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Executive Function Universal Design for Learning

Executive Function and Universal Design for Learning

Executive function is an essential part of integrating Universal Design for Learning (UDL) into the curriculum. By using executive function strategies within the UDL framework, you can foster the development of expert, goal-directed learners.

Executive function is an essential part of integrating Universal Design for Learning (UDL) into the curriculum. By using executive function strategies within the UDL framework, you can foster the development of expert, goal-directed learners.

What is Universal Design for Learning?

Universal Design for Learning (UDL) aims to remove barriers to learning and build a flexible framework that is calibrated to each learner’s profile. A universally designed classroom welcomes learners to school just as they are. UDL recognizes that barriers lie in the learning context, not the learners. By offering multiple ways for learners to engage with, represent, and express ideas, UDL celebrates neurodiversity and learner variability.

While it is often assumed that UDL is only for students with learning differences, a universally designed classroom provides options for all learners to learn how they learn best.

UDL and Executive Function

One of the core goals of UDL is to develop expert, goal-directed learners. Unsurprisingly, executive function is key here! Just as the SMARTS curriculum teaches executive function strategies explicitly and prepares students to navigate the learning process, the UDL framework creates a context in which the teaching and modeling of executive function strategies is a priority.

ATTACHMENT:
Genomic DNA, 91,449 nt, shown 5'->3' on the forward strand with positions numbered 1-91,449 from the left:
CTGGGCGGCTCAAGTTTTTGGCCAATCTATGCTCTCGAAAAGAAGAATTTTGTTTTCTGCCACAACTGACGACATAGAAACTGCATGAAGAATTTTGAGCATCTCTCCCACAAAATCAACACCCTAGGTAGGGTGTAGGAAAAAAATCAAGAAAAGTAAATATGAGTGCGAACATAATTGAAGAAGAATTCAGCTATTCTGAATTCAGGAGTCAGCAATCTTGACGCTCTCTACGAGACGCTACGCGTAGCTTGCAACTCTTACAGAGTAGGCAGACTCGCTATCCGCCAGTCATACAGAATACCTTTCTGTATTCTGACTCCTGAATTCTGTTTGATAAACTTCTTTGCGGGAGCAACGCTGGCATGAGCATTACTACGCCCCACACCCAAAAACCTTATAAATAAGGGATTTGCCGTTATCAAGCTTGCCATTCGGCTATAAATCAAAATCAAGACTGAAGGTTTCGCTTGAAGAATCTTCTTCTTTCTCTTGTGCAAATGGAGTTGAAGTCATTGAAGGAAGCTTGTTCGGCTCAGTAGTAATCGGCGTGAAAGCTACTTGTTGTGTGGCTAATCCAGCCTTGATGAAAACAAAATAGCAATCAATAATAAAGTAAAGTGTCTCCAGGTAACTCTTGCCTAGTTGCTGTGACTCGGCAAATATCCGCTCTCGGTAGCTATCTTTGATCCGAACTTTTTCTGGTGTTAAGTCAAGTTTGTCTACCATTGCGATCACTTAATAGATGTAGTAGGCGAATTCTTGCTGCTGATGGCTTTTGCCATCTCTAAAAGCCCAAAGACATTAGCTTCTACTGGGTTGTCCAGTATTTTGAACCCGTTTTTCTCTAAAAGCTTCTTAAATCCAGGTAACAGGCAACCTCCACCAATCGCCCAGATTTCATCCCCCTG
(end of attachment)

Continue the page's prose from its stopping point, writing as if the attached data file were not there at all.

One of the critical elements of UDL is starting with clear learning goals that learners can meet through a variety of means. In parallel, UDL emphasizes that learners should begin by setting their own personal goals (UDL checkpoint 6.1) and determining what they will need to reach those goals (UDL checkpoints 6.2 and 6.3).Self-monitoring one’s progress is an important step that enables learners to reach their goals (UDL checkpoints 6.3 and 6.4).

Finally, self-reflection is critical. After seeing teachers model strategy use and using the strategies independently, students must engage in self-reflection to determine if the strategy was successful or useful. If not, students can plan better for the next time they need to pull from their toolbox of strategies.

To learn more about UDL and executive function, view the UDL Principle of Action and Expression video that includes providing options for executive function. For more information about UDL, check out the UDL guidelines.

  • Caitlin Vanderberg, SMARTS Intern

SMARTS Executive Function Curriculum: smarts-ef.org

Research Institute for Learning and Development: researchild.org

The Institute for Learning and Development: ildlex.org

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